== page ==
Not all companies are careful of what they put into fertilizer, but most are, says Noel Larson, marketing manager for the northern regions of Cenex Harvest States.

Cenex, which sells fertilizer in 38 states, would not be affected by OSW’s proposed regulations because although it recycles hazardous waste into fertilizers, it follows the same stringent standards as Washington state—one of the three states that limits the toxic waste in fertilizer.

Regardless of the standards, says Waller, the wheat farmer from Circle, “the rules and regulations are not designed to prevent the dumping of heavy metals into fertilizer.”

During the 1999 legislative session, Rep. Gail Gutsche (D–Missoula) sponsored House Bill 453, which would have required the Department of Agriculture to test for hazardous waste in Montana’s fertilizer. The Department of Environmental Quality would have determined if the materials pose a health threat, and if so, the bill would have prohibited the sale of any harmful fertilizers in Montana.

“We saw it as a simple, effective and necessary way to protect our farmers and the public from spreading what may be toxic fertilizer on their wheat fields and tomato gardens,” Gutsche says. The bill died in the House Agriculture Committee.

A group of concerned citizens and farmers supported the bill, as well as the Montana Environmental Information Center, the Northern Plains Resource Council (of which Waller is a member) and Women’s Voices for the Earth, an environmental justice organization.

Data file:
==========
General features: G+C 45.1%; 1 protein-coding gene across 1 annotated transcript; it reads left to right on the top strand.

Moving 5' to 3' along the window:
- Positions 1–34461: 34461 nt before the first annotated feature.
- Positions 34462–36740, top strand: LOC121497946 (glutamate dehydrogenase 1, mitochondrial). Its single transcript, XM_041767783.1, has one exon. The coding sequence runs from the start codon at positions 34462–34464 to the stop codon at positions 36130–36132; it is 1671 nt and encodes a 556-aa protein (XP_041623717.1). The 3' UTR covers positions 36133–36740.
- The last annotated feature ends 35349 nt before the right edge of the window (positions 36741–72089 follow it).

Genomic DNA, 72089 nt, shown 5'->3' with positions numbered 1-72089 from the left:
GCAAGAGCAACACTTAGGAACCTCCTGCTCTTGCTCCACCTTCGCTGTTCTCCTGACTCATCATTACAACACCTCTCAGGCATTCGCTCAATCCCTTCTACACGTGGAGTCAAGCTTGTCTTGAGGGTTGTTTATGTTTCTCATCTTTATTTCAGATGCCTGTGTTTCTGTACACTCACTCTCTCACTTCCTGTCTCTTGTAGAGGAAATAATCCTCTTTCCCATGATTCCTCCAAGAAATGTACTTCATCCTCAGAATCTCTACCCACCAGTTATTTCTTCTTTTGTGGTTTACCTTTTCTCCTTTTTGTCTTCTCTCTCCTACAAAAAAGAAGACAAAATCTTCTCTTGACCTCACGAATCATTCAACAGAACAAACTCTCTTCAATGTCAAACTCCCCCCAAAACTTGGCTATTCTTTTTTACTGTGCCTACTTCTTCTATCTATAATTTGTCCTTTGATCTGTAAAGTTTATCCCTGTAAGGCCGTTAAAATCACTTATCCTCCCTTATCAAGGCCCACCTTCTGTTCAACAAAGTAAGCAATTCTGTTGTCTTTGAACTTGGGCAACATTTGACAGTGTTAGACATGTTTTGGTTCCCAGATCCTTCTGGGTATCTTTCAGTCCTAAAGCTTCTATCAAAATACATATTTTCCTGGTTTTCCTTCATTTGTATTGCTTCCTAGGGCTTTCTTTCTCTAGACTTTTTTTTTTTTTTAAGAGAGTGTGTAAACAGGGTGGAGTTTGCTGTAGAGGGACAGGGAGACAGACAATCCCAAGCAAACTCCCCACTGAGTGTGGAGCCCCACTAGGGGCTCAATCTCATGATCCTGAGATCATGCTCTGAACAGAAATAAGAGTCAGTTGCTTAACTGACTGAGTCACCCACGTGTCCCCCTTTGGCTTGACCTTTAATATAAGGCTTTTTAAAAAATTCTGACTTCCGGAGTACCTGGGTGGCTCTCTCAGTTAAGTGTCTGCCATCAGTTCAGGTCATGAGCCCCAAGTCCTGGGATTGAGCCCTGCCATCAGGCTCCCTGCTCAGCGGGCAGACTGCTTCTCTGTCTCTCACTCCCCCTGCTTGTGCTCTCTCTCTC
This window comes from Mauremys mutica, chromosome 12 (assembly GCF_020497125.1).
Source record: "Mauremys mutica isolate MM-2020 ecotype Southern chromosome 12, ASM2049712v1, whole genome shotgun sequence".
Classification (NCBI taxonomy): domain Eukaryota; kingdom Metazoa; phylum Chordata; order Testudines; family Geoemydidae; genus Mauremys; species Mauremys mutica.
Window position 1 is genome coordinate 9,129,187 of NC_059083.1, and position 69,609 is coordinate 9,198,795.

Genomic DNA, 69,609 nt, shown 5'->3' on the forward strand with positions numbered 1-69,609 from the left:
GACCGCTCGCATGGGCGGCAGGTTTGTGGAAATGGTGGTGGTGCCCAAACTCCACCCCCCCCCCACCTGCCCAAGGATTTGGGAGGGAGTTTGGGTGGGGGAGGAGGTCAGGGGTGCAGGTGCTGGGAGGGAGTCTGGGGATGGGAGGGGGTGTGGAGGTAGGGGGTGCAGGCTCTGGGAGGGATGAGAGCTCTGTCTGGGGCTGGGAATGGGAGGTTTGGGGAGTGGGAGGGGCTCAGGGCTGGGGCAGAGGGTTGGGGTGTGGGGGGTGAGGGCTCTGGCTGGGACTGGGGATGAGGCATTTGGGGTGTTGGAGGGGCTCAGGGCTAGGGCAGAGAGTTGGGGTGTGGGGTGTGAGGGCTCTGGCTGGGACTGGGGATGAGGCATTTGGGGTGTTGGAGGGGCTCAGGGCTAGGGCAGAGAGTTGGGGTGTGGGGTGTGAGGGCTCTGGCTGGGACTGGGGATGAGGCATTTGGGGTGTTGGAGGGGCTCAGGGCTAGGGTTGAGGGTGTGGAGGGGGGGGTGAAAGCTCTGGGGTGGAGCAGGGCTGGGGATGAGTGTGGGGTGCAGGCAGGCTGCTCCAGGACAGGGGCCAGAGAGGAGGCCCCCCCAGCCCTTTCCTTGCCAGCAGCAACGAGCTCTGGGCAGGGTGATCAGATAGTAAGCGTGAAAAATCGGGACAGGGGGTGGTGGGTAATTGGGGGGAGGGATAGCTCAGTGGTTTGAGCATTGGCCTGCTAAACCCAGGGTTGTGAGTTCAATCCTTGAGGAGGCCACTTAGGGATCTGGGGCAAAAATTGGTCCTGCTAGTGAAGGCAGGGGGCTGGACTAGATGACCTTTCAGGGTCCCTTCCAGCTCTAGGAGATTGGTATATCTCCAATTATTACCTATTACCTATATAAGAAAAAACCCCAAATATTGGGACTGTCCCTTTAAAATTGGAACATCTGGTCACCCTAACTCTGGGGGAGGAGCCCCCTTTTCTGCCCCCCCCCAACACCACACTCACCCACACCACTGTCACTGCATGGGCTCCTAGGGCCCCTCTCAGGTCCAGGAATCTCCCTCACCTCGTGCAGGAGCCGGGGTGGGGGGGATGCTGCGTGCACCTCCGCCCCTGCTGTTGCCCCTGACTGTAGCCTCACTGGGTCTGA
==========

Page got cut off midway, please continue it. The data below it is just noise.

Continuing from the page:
The vote was close, with Republicans mostly voting against the bill and Democrats for it, Sikorski says. However, one key Democrat, Monica Lindeen, voted against the bill.

“It’s not that I was against the idea,” says Lindeen (D–Huntley). But testimony at the hearing convinced her to wait for the EPA’s proposed regulations, which were scheduled to be released the following year, she said.

The Montana Farm Bureau, the Montana Grain Growers Association and the Montana Farmer’s Union all opposed the bill.

“I don’t think there’s a problem with that in Montana,” says John Youngberg, vice president of state governmental affairs at the Montana Farm Bureau. “We just don’t see a huge influx of hazardous waste in fertilizer.”

However, Youngberg says, there is no proof that fertilizer companies in Montana are not recycling hazardous waste into fertilizer, because under federal law they are not required to label their products’ ingredients.

“The only thing I’m going on, is when we did the testimony [in 1999],” says Youngberg, who referred to Waller’s case as the only one that surfaced.

The Montana Farm Bureau opposed the bill, arguing that Montana shouldn’t have to pay for fertilizer testing because the state doesn’t have a hazardous waste problem, Youngberg says.

But farmers like Sikorski and Waller aren’t so sure.

“I think hazardous waste in fertilizer is a much neglected environmental justice issue,” Sikorski says. “It is an outrage.”

Waller has since stopped using these products and is seeking a fertilizer that is anywhere from 90 percent to 98 percent pure.

“These fertilizers are sold by our local co-ops in bulk,” Waller says. “You have to search out sources that can provide you with a more pure product, one that isn’t laced with heavy metals. We are trying to search out sources where those toxic wastes are not part of the product that we buy.”

Although no one in Waller’s family is sick, illnesses from environmental exposure can take years to develop. When Waller’s family doctor saw the test results of her son’s hair samples, he seemed very concerned about his health.

“The doctor asked me, ‘Is this person sick?’” Waller says. “And I said, ‘no.’ And he looked at me and said, ‘Well, he ought to be.’”